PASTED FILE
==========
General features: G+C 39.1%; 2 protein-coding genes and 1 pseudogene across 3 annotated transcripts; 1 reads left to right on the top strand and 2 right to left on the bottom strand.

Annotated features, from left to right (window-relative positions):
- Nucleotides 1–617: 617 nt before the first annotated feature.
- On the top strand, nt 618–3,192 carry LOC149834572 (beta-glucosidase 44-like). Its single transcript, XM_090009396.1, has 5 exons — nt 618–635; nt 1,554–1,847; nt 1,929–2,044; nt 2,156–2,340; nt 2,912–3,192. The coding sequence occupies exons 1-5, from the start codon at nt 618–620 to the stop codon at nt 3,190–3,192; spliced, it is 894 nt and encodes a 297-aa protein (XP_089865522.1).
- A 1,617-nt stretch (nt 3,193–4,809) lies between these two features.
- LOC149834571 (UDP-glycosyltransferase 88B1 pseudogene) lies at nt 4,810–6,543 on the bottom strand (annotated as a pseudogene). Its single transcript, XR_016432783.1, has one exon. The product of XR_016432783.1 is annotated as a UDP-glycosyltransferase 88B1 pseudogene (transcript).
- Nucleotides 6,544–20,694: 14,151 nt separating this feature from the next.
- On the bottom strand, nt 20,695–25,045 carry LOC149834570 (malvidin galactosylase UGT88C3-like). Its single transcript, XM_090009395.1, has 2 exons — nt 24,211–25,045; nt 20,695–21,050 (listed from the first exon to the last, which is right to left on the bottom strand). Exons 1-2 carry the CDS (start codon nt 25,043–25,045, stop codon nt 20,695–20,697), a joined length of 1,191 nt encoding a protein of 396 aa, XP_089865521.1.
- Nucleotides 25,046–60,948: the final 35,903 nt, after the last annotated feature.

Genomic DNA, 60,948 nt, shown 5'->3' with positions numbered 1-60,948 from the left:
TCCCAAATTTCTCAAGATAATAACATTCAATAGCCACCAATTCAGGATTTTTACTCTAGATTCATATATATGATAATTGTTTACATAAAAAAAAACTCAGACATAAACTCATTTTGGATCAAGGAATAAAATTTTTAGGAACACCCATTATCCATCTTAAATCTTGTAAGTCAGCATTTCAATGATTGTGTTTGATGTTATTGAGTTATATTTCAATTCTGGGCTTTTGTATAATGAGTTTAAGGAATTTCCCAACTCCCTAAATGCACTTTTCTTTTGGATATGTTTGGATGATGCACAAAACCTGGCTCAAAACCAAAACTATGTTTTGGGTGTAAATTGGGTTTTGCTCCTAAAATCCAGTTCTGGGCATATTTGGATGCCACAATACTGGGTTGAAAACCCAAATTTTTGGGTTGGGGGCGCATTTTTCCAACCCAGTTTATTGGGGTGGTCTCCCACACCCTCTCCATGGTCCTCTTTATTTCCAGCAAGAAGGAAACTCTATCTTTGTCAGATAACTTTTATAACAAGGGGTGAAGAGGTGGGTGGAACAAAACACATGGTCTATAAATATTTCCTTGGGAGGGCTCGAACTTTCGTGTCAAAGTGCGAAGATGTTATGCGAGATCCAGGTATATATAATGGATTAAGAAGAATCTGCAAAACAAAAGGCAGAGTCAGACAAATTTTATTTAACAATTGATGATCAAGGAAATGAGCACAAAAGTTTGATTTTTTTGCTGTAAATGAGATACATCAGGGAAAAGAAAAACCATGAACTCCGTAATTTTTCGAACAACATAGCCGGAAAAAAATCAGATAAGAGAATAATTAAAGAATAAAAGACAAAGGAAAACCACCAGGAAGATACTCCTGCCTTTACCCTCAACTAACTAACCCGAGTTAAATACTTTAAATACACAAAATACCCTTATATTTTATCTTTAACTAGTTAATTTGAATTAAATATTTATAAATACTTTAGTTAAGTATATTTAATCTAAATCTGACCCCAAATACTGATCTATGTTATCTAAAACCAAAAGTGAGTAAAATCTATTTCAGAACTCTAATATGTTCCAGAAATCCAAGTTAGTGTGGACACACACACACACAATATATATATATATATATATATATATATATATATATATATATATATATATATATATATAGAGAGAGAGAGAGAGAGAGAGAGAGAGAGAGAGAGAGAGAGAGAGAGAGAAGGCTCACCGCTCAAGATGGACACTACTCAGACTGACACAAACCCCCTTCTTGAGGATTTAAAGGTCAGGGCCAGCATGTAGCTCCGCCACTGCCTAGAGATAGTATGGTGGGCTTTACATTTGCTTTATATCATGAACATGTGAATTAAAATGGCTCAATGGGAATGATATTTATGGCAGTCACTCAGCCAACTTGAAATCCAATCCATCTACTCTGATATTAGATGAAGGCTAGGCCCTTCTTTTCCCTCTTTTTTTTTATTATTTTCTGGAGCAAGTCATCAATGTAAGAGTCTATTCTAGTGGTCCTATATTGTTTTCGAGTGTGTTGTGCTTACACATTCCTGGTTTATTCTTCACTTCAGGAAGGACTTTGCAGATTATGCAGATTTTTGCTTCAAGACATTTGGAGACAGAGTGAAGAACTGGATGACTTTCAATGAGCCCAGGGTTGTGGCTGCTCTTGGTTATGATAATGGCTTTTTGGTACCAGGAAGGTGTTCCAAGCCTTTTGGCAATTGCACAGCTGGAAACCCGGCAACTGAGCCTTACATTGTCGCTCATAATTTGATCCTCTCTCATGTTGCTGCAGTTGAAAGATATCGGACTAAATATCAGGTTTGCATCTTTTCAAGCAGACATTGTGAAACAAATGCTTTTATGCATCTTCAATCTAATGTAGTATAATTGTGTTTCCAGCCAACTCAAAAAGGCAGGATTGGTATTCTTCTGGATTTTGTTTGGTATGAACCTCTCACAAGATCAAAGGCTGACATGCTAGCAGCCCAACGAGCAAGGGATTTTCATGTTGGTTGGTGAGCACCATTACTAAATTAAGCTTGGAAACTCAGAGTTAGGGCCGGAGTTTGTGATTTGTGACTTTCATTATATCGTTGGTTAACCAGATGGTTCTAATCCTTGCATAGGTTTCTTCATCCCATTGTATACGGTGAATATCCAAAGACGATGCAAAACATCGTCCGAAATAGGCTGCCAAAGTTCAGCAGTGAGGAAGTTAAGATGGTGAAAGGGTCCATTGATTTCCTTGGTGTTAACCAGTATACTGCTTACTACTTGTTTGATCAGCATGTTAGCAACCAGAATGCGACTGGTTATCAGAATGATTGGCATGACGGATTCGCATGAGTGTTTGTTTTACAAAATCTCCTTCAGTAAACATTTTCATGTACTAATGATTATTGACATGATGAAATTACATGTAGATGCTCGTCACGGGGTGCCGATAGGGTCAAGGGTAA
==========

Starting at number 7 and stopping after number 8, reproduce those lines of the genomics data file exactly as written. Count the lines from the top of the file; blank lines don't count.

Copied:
- Nucleotides 6,544–20,694: 14,151 nt separating this feature from the next.
- On the bottom strand, nt 20,695–25,045 carry LOC149834570 (malvidin galactosylase UGT88C3-like). Its single transcript, XM_090009395.1, has 2 exons — nt 24,211–25,045; nt 20,695–21,050 (listed from the first exon to the last, which is right to left on the bottom strand). Exons 1-2 carry the CDS (start codon nt 25,043–25,045, stop codon nt 20,695–20,697), a joined length of 1,191 nt encoding a protein of 396 aa, XP_089865521.1.